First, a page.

Tag: mindfulness

“Living in a World of Canyons” by Raktim Basu

Spirals upon spirals upon spirals.

That’s what filled up Antelope Canyon, a slot canyon in Arizona. Water had rushed through, carving a swerving, graceful path of twists and turns that went on for hours of walking. Over millions of years, the rock had worn away, and the water had receded, making the perfect display of the strength of rivers.

That was just a piece of my trip into the Four Corners states (Utah, New Mexico, Colorado, and Nevada). Before this spring break, I’d never gone anywhere except for Colorado, and I had never seen the deserts of the Midwest or the number of incredible canyons present there.

But from Bryce Canyon to the Grand Canyon, from massive and incredibly varied rock formation after rock formation, I began to see the world differently. All of my life in the U.S., I’ve lived in suburban areas, surrounded by concrete and ease of accessibility. But from hotel to hotel, with three-hour stretches of desert driving, without another soul on the road, I got a sense for how big the world is.

And let me tell you, it changes how you see things. Standing on the precipice of one of the biggest canyons in the world makes you feel small. The untold scale shocks you, and the unbelievable variety of what you can see in nature is just… Astounding! From patterns of yellow to bright orange, to rocky slopes topped in snow and coniferous trees, to gleaming formations of fire-colored rock — the marvelousness of nature is unparalleled, and to begin to describe the enormity of nature is an almost impossible task.

But that’s just the thing about experiences beyond words. They’re the true memories we will always have. While I know I can never share my love of the canyons of the Midwest with people and have it resonate with them to the same extent, I know that what I saw will stick with me forever. As Honors students, we get an incredible set of faculty, friends, and chances to explore the beauty of the world, both man-made and natural. But as Honors students, we also have an obligation to explore the things in the world that we can’t really capture with words and can only capture with rapture and awe.

So the next time you get the chance to explore the world, take it. Live in a world where everything amazes you. Don’t be afraid to see the world to its fullest extent, and if you don’t have words to describe what you take in, take it as a good sign!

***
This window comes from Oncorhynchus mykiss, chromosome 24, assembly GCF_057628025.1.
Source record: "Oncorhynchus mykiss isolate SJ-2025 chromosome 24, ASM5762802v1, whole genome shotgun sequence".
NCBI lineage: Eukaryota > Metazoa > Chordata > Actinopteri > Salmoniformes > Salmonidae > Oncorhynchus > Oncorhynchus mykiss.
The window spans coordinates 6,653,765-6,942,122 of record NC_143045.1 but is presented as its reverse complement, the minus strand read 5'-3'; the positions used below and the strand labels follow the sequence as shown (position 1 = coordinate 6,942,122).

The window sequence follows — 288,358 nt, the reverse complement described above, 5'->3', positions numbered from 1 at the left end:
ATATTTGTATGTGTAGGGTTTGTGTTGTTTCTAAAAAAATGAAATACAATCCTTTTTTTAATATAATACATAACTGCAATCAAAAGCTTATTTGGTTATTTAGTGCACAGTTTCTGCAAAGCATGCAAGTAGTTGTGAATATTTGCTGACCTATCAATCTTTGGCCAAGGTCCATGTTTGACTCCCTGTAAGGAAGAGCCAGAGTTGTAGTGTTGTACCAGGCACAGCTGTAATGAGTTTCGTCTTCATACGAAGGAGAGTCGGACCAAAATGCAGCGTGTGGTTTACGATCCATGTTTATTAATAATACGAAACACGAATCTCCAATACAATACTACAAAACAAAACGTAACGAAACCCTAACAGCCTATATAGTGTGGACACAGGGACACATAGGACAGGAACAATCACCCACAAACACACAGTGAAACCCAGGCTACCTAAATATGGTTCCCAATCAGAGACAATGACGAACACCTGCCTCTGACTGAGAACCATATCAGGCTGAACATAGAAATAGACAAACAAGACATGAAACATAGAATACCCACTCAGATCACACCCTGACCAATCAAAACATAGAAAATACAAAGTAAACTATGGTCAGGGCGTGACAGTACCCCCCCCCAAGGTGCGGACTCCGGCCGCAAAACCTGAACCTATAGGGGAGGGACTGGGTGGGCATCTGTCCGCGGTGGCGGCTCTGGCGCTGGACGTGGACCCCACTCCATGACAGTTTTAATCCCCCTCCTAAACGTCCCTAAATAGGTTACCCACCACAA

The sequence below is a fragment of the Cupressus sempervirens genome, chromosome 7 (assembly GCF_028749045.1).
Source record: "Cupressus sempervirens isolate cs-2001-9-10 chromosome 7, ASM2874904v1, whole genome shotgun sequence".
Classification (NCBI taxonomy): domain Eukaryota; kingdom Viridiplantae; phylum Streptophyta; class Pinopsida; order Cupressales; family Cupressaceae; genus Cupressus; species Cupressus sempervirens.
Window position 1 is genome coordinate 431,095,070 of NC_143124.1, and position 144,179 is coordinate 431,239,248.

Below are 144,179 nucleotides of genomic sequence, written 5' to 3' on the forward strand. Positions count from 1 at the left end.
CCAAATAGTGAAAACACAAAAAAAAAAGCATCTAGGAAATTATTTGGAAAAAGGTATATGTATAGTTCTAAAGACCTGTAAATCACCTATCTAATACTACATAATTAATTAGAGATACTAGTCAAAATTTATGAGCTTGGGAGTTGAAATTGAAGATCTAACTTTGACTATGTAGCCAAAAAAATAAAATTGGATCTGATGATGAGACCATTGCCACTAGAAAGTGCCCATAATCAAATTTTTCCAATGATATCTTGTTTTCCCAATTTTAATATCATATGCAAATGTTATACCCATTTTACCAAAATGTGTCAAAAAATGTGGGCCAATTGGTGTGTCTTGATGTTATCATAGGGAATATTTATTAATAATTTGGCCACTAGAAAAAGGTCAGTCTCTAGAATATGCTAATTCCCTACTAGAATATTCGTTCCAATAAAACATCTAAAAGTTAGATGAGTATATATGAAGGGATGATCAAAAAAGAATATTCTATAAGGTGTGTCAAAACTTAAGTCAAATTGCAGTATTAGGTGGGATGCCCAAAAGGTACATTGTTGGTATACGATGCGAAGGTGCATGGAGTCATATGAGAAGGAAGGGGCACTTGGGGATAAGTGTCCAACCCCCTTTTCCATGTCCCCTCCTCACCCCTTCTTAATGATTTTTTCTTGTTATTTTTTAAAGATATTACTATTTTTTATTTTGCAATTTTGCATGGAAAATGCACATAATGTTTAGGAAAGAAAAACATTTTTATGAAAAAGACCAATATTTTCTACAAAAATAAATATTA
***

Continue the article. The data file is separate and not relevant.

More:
“To Overthink or To Oversimplify” by Yamini Vyas

Whether I like to admit it or not, I am very much the type of person to overthink. As an Honors business student with many responsibilities, I tend to rely heavily on set schedules, definitive answers, and clear outcomes. And if anything begins to come undone, my composure seems to slowly unravel as well. A plethora of what-ifs overshadows the detailed plans that were once finalized in my mind. Everything could go wrong, right? 

Whether he likes to admit it or not, one of my closest friends is very much the type of person to oversimplify. As an Honors pre-med student with many responsibilities, he tends to go with the flow. And if anything begins to come undone, his composure stays fixed, slowly accepting what comes his way as is. Why worry when everything could still go right? 

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“Taking Time to Listen” by Raktim Basu

For a moment, I’d like you to imagine the perfect morning for you. 

The sun is barely shining. The hallways are empty. The shower water is freezing cold, and the air sends a chill down your spine. You wake up, look at your phone, and a part of you begs yourself to go back to sleep, to just rest for five more minutes.

Did that describe it? Probably not.

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